Critiques: How to give and receive constructive feedback.

If there is one thing that I took away from my education in art school, it’s the ability to give and receive criticism. I know that the word “criticism” can be met with a lot of negativity – but it doesn’t have to be. Critique, when utilized correctly, can be a valuable tool to grow your business, art practice, writing practice, or whatever it is you need it for.

Not every artist (or bossbabe in general) went to art school. That’s okay! Education doesn’t make you an artist – your passion does. That being said, the one tool I really benefited from in art school was having the constructive criticism of my peers, and I sincerely recommend practicing critique with your girlfriends. Below are some guidelines on successfully and professionally giving & receiving critiques.

Receiving a critique:

1. First and foremost, remember that a critique is NOT a personal attack. 

I cannot stress this enough: a critique is not an attack on you as a person. I know that many of you feel like your work carries a piece of yourself in it, and that’s okay, but we have to remove ourselves from our work when receiving feedback. Just as the critic should, you must also remain objective. This is solely a piece of constructive feedback on your piece (or idea, business, etc). You and your work are not mutually exclusive.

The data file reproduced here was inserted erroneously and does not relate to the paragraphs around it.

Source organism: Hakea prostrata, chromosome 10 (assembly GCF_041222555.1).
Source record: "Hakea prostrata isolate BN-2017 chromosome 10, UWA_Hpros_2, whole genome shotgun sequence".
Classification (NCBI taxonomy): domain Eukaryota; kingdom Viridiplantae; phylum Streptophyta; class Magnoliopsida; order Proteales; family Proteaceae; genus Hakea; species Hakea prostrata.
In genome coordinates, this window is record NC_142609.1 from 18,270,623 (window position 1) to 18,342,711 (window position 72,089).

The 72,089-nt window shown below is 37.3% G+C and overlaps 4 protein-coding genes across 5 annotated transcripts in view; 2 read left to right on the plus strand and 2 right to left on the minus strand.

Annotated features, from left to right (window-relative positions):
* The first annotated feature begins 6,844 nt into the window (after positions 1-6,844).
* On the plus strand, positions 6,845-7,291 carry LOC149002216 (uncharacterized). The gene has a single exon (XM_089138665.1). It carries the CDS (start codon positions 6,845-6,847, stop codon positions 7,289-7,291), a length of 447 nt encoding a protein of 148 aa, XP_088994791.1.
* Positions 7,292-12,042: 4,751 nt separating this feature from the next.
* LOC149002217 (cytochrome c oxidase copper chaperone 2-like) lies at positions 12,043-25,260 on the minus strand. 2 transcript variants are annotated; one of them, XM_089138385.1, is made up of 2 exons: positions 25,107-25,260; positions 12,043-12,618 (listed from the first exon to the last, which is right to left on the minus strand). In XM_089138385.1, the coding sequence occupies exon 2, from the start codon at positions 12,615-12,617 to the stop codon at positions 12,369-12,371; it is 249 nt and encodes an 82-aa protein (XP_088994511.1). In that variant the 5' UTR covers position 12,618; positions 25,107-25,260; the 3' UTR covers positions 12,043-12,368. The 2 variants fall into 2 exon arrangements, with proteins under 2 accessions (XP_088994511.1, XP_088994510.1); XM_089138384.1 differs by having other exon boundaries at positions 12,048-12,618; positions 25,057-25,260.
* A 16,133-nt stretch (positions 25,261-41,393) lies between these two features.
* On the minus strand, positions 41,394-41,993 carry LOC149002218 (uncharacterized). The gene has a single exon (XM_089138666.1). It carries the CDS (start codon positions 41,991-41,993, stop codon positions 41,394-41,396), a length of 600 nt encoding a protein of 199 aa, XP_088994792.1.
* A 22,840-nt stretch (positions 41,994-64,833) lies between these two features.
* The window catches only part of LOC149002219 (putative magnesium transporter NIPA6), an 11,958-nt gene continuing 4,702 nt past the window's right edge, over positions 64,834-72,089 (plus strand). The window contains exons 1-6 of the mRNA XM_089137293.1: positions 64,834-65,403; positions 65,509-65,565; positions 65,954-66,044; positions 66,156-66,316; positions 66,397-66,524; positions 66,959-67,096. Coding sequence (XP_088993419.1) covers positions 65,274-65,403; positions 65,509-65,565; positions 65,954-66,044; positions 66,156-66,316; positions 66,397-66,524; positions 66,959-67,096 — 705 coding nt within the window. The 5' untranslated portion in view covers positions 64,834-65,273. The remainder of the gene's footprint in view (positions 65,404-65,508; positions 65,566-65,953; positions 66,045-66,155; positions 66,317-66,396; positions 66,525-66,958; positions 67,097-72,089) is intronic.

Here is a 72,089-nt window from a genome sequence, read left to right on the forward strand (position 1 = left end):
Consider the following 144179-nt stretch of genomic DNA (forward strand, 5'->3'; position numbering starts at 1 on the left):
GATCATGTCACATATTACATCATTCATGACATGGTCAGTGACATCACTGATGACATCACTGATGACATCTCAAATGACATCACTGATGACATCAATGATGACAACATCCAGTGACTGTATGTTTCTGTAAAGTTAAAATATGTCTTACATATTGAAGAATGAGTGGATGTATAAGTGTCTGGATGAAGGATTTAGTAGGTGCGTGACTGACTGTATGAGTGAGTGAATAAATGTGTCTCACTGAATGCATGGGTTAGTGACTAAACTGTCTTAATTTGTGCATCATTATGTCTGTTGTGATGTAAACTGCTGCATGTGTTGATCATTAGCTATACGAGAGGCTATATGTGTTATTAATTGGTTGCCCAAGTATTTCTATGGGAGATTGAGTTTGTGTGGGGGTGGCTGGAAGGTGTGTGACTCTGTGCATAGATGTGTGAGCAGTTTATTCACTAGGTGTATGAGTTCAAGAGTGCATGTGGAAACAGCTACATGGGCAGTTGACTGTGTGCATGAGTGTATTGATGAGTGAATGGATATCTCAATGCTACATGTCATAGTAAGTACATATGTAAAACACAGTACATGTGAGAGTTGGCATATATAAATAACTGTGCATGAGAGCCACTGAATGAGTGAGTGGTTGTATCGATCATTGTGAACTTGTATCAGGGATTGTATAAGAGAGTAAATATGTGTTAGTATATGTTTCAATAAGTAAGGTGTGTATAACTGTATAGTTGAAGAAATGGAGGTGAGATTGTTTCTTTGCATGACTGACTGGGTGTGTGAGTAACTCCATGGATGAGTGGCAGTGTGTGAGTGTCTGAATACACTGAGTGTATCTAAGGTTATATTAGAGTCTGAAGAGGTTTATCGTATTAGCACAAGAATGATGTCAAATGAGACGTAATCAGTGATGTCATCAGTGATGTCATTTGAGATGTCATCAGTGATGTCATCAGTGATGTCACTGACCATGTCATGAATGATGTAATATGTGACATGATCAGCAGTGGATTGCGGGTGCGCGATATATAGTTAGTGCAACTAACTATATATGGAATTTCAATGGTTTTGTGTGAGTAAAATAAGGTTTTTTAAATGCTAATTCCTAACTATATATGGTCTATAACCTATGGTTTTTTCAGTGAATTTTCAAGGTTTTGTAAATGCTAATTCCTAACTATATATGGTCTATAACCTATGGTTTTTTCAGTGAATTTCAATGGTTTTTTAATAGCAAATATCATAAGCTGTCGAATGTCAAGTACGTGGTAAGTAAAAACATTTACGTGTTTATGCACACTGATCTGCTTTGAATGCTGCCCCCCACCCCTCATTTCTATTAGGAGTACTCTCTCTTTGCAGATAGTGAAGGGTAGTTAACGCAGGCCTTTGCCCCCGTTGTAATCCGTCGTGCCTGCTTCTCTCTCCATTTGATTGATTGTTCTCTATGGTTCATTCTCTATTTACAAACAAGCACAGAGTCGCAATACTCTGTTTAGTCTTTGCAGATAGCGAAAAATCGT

2. Ask the critic to elaborate. 

Not everybody gives amazing critiques – you may receive some vague feedback. Hearing “I don’t think this piece works” doesn’t benefit you at all. Ask them to elaborate, or for suggestions on how to further improve your work. These conversations are the ones that will really assist you.

3. Remember you can take it or leave it when it comes to critiques.

A critique is essentially this: someone else’s opinion. If you don’t agree, you can simply thank them for their time, and move on. You won’t always agree with what is said in a critique, and you don’t have to act on any suggestions.

4. That being said – take everything into consideration.

Make a note if you hear the same thing multiple times. It can be difficult to realize something isn’t working. If you hear the same feedback multiple times, it may be time to make some changes.

5. Write it down.

Critique can inspire you in ways you might not initially realize. You could build off of your existing work based on feedback, or hear a word used that inspires something else. There is also always the potential you might miss something in the moment – write everything down, and read it later. Trust me.

Giving a critique:

1. First and foremost, remember that a critique is NOT a personal attack. 

This goes both ways. It doesn’t matter if you love or hate the person whose work you are critiquing – utilizing critique as a way to attack an individual is absolutely unacceptable. Avoid using personal pronouns.  You are discussing the work, not the person.

2. Remain objective.